Introduction of Poodle Skirt
When it comes to vintage fashion, some styles have remained stylish until today. Whenever you think of fun vintage fashion, one fashion item come to mind
has to be the poodle skirt of the 50s.
Like everything in fashion, the poodle skirt has its history and role that played in fashion history.
After the Second World War, the world had come back from the scarcity of clothing rationing, so there was a need for a refreshing of people’s looks, which made Christian Dior’s New Look collection gain so much attention from the public.
Dior’s intention with the New Look style was to remind ladies of their favorite styles before the war. His styles were glamorous as usual, laying emphasis on the feminine silhouette with full and narrow skirts tightened waists, and round shoulders.
History of Poodle Skirt
In the same year when Christian Dior’s New Look fashion collection was released, 1947, the poodle skirt, also came into the existence but with less public attention.
The designer of the Poodle skirt, Julie Lynn Charlot, was an opera singer and actress who didn’t have much money during the holiday season and wanted to look good. She had recently gotten married and was without much money as her husband Mr. Charlot lost his job. In spite of the situation, Julie knew that she had to create something for herself. She had limited knowledge of sewing as an actress, but she found a solution. She acquired some inspiration from her mother’s factory and decided to create her own version of the full skirts which were trending at the time.
At first, her designs were Christmas-themed. She made her first type of skirt and people loved it. The next ones she made, she had them sent to a store to be sold and due to the success of the sales, and the store demanded more of the skirts but with less of the seasonal designs. The poodle skirt soon became a trendy skirt beyond the holiday season.
Creation of the name ‘Poodle’
The history of the ‘poodle’ name is synonymous with many other names in fashion item history. It was named due to a trending scenario at the time.
The Poodle dog, in 1948 was the winner of the 1st Westminster dog show and had been synonymous to a high-end female owner. The world soon adopted this and went on a dog craze. Movies were known to highlight wealthy females with the poodle dog and ads had the dog photographed with glamorous ladies.
It was during this craze that the store where Julie sold her skirts requested that she provide the skirt in other designs, specifically the poodle design, and that’s how she adopted the name and fashion has never looked back.
The Popularity of the Poodle Skirt
Right after her poodle design, the poodle skirt gained mass popularity. For several years after that, it became a fashion for women and teenage girls alike. Julie Lynn created her brand and eventually added tops to her brand.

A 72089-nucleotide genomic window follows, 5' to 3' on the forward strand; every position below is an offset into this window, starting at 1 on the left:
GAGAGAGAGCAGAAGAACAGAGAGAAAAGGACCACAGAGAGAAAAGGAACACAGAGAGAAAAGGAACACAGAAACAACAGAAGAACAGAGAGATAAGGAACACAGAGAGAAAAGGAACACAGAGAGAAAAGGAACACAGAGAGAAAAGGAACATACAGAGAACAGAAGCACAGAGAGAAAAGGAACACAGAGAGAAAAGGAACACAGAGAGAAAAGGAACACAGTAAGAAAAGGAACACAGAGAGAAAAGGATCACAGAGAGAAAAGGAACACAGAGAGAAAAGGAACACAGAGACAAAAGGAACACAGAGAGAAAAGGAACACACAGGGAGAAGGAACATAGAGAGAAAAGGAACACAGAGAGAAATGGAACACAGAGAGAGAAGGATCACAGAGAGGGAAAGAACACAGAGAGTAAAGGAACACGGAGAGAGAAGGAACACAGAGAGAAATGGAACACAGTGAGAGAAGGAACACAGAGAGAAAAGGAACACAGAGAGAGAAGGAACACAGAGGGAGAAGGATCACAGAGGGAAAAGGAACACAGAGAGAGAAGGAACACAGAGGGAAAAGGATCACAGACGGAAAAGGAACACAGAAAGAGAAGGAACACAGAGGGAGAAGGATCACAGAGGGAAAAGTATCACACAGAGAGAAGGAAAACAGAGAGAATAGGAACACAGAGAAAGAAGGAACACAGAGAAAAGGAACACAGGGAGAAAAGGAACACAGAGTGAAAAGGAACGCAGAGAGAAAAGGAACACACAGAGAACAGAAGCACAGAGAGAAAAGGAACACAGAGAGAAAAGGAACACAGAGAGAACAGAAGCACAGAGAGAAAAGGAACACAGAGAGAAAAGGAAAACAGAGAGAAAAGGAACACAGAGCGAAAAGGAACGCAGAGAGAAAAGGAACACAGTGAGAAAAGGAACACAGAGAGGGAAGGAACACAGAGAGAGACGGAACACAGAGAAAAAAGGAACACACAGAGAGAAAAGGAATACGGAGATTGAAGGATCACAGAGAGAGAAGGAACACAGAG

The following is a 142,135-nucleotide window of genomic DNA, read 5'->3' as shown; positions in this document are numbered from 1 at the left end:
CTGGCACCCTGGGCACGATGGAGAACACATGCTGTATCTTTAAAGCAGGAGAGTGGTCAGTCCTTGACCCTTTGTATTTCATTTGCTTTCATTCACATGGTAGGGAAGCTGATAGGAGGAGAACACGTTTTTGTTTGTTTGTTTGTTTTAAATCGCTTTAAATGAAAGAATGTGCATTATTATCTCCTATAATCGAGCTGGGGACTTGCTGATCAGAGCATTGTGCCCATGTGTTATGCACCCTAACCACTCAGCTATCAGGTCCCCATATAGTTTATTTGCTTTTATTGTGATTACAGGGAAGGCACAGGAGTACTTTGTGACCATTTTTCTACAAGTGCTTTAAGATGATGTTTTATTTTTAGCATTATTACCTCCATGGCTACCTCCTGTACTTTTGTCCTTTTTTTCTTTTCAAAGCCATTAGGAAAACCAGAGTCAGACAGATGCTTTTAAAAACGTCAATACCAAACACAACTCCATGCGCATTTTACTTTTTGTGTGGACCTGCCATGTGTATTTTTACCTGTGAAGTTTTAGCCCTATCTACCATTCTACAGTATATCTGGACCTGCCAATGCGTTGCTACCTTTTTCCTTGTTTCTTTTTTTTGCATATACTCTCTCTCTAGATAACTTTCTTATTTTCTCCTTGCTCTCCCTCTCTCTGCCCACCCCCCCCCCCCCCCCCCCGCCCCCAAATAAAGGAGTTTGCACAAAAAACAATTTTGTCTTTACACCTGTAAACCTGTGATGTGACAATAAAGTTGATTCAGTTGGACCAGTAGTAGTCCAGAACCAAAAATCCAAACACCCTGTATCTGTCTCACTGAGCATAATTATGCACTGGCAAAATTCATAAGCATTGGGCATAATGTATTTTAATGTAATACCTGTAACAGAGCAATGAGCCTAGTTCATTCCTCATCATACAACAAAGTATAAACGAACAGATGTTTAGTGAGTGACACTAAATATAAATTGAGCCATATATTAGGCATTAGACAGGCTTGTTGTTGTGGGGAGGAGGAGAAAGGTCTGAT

She did not own the right to the poodle skirt and even while she continued producing them, she partnered with companies who
helped create patterns that could be taught to girls and women around the world.
These DIY trends lead to a lot of innovation among young girls and women. Teenage girls attached trendy designs like disc records, catchy phrases, and others. Older ladies and women had flowers, the Eiffel Tower and on some ladies like Bettie, Morrie had board games sewn on their skirts.
Following the creation of the poodle skirt and its fun style, the world was able to go back to a fashionable time like it was during the pre-war era. They currently come in a variety of designs and patterns. After the 60s, female fashion took a new direction and poodle skirts were no longer the common day wear.
1950s Fashion Trend
The post-war era of the 1950s was all about getting people to the free-spirited pattern of the pre-war era. This was inspired by Christian Dior for his New Look collection and also led to the creation of the fun style of Poodle skirt by Julia Lynn.
Some other popular trends in the 50s were：
Tea-length/swing dresses: Most day dresses and casual wear were swinging dresses and skirts. The tea-length design was so particular that most wedding dresses in the 50s adopted the design. Petticoats were often worn to give fuller impressions under these circle skirts.
Peterpan collar dresses: An adoption from children’s fashion, peter pan collars were popular on women’s blouses and dresses. They added a form of playfulness to the existing fun styles of the 50s.
Pencil skirts and dresses: Pencil skirts also became popular at that time. They were usually of high waist and went as low as the tea length, sometimes longer or shorter. They laid emphasis on the feminine silhouette and were sophisticated enough for working-class ladies at the time.